Adverse Impact of Hepatitis C Virus Infection on Renal Replacement Therapy and Renal Transplant Patients in Australia and New Zealand

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Abstract

Background.

Understanding the impact of hepatitis C virus (HCV) infection in patients with end-stage renal disease before and after renal transplantation requires more data. We examined the outcomes of HCV antibody positive (HCVAb+) dialysis and renal transplant patients using the Australian and New Zealand Dialysis and Transplant registry.

Methods.

Two cohorts of dialysis (n=23,046) and transplant (n=7572) patients were identified. Survival outcomes, causes of mortality, and causes of graft failure were examined.

Results.

Dialysis Cohort: 362 (1.6%) were HCVAb+ve. The cause of end-stage renal disease in the HCVAb+ve group was more likely to be glomerulonephritis or diabetes. Survival figures were similar at 5 years (48% vs. 47%) and 10 years (22% and 20%) for HCVAb+ve and HCVAb negative (HCVAb−ve) groups; however, the adjusted hazard ratio (aHR) for mortality was increased, 1.25 (95% confidence interval [CI], 1.07–1.46), for the HCVAb+ve cohort. Liver failure was more likely. Renal Transplantation Cohort: 140 (1.8%) were HCVAb+ve. Patient survival among HCVAb+ve and HCVAb−ve groups was 77% vs. 90% and 50% vs. 79% at 5 and 10 years, respectively. The aHR for patient death was 2.38 (95%CI, 1.69–3.37). Higher rates of death due to cardiovascular disease (aHR=2.74), malignancy (aHR=2.52), and hepatic failure (aHR=22.1) were observed. The aHR for graft loss was 1.71 (95%CI, 1.28–2.29) for HCVAb+ve patients; and glomerulonephritis, chronic allograft neuropathy, and death were more frequent causes of graft failure.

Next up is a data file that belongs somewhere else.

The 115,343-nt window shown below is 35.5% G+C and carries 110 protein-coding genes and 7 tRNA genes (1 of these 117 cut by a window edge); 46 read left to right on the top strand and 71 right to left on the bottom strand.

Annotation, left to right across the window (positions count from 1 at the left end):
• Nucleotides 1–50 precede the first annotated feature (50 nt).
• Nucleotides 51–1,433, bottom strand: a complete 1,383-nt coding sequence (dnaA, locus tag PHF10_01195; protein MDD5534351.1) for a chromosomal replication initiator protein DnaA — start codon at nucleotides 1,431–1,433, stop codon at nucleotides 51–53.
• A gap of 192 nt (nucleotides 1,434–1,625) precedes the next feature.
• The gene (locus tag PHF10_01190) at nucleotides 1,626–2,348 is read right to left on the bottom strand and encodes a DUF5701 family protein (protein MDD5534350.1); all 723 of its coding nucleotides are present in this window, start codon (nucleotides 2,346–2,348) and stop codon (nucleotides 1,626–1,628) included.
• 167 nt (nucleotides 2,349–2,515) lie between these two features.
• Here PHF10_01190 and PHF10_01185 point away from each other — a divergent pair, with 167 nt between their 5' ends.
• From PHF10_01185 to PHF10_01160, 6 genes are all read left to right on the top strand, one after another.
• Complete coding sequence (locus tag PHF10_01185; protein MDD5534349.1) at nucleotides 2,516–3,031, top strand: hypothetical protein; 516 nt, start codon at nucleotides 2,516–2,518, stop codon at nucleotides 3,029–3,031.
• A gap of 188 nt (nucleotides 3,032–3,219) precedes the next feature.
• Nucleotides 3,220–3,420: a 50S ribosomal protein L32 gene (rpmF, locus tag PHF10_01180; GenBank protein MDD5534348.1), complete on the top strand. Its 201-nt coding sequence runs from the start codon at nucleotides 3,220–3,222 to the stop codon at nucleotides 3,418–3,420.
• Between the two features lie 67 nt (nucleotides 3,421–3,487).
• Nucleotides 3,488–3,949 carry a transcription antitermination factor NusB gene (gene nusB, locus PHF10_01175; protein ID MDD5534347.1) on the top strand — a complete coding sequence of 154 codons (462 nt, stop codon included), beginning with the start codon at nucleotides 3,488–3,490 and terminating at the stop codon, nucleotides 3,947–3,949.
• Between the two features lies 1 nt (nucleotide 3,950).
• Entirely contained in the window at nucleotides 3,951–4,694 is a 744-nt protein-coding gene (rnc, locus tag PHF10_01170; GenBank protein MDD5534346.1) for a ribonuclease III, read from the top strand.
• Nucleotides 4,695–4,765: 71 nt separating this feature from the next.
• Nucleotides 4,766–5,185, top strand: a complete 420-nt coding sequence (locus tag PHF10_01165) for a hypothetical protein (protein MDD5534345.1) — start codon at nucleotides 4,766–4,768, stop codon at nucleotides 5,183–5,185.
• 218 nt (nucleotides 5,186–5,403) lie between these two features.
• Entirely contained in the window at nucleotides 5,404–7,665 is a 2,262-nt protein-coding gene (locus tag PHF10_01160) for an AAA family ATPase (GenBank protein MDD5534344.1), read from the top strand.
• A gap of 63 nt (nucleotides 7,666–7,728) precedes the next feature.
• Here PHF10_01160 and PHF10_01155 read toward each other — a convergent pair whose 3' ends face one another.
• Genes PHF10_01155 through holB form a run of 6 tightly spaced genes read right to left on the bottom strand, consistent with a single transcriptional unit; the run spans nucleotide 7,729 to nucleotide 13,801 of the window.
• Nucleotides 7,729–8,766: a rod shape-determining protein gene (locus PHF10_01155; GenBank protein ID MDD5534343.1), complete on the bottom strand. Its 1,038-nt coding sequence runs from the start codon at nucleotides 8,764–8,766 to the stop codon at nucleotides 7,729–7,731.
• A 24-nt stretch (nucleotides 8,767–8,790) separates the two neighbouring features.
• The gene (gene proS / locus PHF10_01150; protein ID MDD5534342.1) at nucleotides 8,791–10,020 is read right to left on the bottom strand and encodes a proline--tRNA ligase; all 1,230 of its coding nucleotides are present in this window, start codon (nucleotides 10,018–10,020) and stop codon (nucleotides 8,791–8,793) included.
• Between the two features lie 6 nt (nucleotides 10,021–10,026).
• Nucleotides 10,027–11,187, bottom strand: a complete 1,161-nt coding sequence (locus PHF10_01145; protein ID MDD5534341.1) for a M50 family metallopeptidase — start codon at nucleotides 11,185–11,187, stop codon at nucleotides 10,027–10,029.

Conclusion.

On dialysis, HCVAb+ve patients had a slightly worse outcome. After renal transplantation, the HCVAb+ve cohort had a markedly worse patient and graft outcome. The impact of viral eradication on these outcomes is unknown.

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